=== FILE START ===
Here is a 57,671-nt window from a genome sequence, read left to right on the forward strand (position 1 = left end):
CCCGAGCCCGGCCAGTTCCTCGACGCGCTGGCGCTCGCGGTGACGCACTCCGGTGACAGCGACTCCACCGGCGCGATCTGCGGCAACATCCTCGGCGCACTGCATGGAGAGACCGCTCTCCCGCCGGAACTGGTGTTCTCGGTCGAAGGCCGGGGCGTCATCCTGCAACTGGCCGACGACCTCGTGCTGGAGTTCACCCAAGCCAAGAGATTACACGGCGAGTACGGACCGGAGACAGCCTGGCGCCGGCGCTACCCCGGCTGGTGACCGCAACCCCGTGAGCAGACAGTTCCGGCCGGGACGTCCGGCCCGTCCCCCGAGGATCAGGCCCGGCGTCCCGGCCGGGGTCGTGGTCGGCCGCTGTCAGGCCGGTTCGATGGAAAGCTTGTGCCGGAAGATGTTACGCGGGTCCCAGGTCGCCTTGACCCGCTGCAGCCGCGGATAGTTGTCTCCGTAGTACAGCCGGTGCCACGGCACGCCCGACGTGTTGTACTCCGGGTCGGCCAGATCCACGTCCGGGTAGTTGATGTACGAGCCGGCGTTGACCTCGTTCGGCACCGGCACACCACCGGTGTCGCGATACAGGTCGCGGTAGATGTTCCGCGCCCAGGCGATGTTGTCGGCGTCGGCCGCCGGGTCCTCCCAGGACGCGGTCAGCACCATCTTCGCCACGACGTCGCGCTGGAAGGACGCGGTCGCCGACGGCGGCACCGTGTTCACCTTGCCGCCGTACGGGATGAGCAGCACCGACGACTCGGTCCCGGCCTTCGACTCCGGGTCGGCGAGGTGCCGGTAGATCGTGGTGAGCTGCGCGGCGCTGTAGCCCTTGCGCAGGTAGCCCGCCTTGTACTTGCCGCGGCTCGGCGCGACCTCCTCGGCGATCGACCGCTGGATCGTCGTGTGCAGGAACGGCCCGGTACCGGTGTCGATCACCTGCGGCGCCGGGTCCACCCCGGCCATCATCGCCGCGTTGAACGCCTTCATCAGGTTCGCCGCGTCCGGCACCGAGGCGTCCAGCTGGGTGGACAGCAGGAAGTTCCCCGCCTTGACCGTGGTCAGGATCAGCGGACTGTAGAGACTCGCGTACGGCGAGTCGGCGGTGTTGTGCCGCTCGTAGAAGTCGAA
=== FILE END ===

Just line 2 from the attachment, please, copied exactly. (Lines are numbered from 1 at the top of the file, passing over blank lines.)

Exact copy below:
CCCGAGCCCGGCCAGTTCCTCGACGCGCTGGCGCTCGCGGTGACGCACTCCGGTGACAGCGACTCCACCGGCGCGATCTGCGGCAACATCCTCGGCGCACTGCATGGAGAGACCGCTCTCCCGCCGGAACTGGTGTTCTCGGTCGAAGGCCGGGGCGTCATCCTGCAACTGGCCGACGACCTCGTGCTGGAGTTCACCCAAGCCAAGAGATTACACGGCGAGTACGGACCGGAGACAGCCTGGCGCCGGCGCTACCCCGGCTGGTGACCGCAACCCCGTGAGCAGACAGTTCCGGCCGGGACGTCCGGCCCGTCCCCCGAGGATCAGGCCCGGCGTCCCGGCCGGGGTCGTGGTCGGCCGCTGTCAGGCCGGTTCGATGGAAAGCTTGTGCCGGAAGATGTTACGCGGGTCCCAGGTCGCCTTGACCCGCTGCAGCCGCGGATAGTTGTCTCCGTAGTACAGCCGGTGCCACGGCACGCCCGACGTGTTGTACTCCGGGTCGGCCAGATCCACGTCCGGGTAGTTGATGTACGAGCCGGCGTTGACCTCGTTCGGCACCGGCACACCACCGGTGTCGCGATACAGGTCGCGGTAGATGTTCCGCGCCCAGGCGATGTTGTCGGCGTCGGCCGCCGGGTCCTCCCAGGACGCGGTCAGCACCATCTTCGCCACGACGTCGCGCTGGAAGGACGCGGTCGCCGACGGCGGCACCGTGTTCACCTTGCCGCCGTACGGGATGAGCAGCACCGACGACTCGGTCCCGGCCTTCGACTCCGGGTCGGCGAGGTGCCGGTAGATCGTGGTGAGCTGCGCGGCGCTGTAGCCCTTGCGCAGGTAGCCCGCCTTGTACTTGCCGCGGCTCGGCGCGACCTCCTCGGCGATCGACCGCTGGATCGTCGTGTGCAGGAACGGCCCGGTACCGGTGTCGATCACCTGCGGCGCCGGGTCCACCCCGGCCATCATCGCCGCGTTGAACGCCTTCATCAGGTTCGCCGCGTCCGGCACCGAGGCGTCCAGCTGGGTGGACAGCAGGAAGTTCCCCGCCTTGACCGTGGTCAGGATCAGCGGACTGTAGAGACTCGCGTACGGCGAGTCGGCGGTGTTGTGCCGCTCGTAGAAGTCGAA